A new study of face recognition technology created after the onset of the COVID-19 pandemic shows that some software developers have made demonstrable progress at recognizing masked faces.
The findings, produced by the National Institute of Standards and Technology (NIST), are detailed in a new report called Ongoing Face Recognition Vendor Test (FRVT) Part 6B: Face Recognition Accuracy with Face Masks Using Post-COVID-19 Algorithms (NISTIR 8331). It is the agency’s first study that measures the performance of face recognition algorithms developed following the arrival of the pandemic. A previous report from July explored the effect of masked faces on algorithms submitted before March 2020, indicating that software available before the pandemic often had more trouble with masked faces.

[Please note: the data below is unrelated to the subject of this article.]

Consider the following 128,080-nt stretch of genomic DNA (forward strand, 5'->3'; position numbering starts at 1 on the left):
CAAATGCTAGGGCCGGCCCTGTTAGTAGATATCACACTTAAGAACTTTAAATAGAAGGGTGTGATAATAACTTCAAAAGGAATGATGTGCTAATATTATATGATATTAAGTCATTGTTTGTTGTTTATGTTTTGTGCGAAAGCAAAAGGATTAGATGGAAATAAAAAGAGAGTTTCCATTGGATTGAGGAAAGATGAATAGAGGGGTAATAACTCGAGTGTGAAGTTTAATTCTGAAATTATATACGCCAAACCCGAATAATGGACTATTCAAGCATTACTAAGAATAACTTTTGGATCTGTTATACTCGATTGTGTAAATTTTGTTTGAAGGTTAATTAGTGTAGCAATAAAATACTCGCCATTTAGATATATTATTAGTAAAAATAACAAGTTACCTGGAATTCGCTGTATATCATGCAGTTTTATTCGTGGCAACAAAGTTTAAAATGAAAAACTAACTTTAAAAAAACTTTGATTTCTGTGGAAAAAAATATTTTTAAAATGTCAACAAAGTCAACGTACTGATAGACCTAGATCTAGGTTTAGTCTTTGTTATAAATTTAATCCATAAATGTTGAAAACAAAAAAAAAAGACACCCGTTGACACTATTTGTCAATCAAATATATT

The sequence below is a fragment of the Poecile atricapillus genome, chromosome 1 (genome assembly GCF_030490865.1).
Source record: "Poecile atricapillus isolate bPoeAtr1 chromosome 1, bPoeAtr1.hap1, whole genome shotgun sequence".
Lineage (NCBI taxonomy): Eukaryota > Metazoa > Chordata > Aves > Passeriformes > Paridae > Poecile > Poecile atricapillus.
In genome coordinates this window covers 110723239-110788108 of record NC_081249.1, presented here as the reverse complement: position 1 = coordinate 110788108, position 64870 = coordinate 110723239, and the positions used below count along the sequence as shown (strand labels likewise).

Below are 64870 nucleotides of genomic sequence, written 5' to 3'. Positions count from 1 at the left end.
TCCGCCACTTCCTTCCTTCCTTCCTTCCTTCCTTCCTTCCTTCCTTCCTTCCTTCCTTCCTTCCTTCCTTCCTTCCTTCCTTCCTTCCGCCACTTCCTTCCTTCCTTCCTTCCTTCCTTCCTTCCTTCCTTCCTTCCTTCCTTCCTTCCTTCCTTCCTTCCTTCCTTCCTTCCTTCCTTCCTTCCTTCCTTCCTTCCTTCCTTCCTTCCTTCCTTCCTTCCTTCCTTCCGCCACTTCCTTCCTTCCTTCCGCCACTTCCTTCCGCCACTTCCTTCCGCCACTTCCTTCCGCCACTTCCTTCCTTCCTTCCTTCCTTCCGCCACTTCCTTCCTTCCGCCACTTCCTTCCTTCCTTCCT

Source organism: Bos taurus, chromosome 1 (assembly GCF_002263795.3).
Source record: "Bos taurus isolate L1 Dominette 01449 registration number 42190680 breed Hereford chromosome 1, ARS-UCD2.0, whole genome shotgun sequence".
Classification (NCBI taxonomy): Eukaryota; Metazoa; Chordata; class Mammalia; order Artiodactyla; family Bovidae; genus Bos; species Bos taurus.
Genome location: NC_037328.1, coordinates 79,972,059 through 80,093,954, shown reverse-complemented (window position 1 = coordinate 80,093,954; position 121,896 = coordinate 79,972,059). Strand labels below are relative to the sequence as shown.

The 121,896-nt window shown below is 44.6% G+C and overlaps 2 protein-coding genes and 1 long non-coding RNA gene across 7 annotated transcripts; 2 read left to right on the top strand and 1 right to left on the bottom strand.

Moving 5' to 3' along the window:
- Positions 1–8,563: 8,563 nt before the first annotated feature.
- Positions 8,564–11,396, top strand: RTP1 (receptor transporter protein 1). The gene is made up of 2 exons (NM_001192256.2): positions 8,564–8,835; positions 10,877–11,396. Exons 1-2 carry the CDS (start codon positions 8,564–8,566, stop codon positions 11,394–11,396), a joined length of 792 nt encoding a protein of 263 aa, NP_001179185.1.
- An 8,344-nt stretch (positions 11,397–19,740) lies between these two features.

“Some newer algorithms from developers performed significantly better than their predecessors. In some cases, error rates decreased by as much as a factor of 10 between their pre- and post-COVID algorithms,” said NIST’s Mei Ngan, one of the study’s authors. “In the best cases, software algorithms are making errors between 2.4 and 5% of the time on masked faces, comparable to where the technology was in 2017 on nonmasked photos.”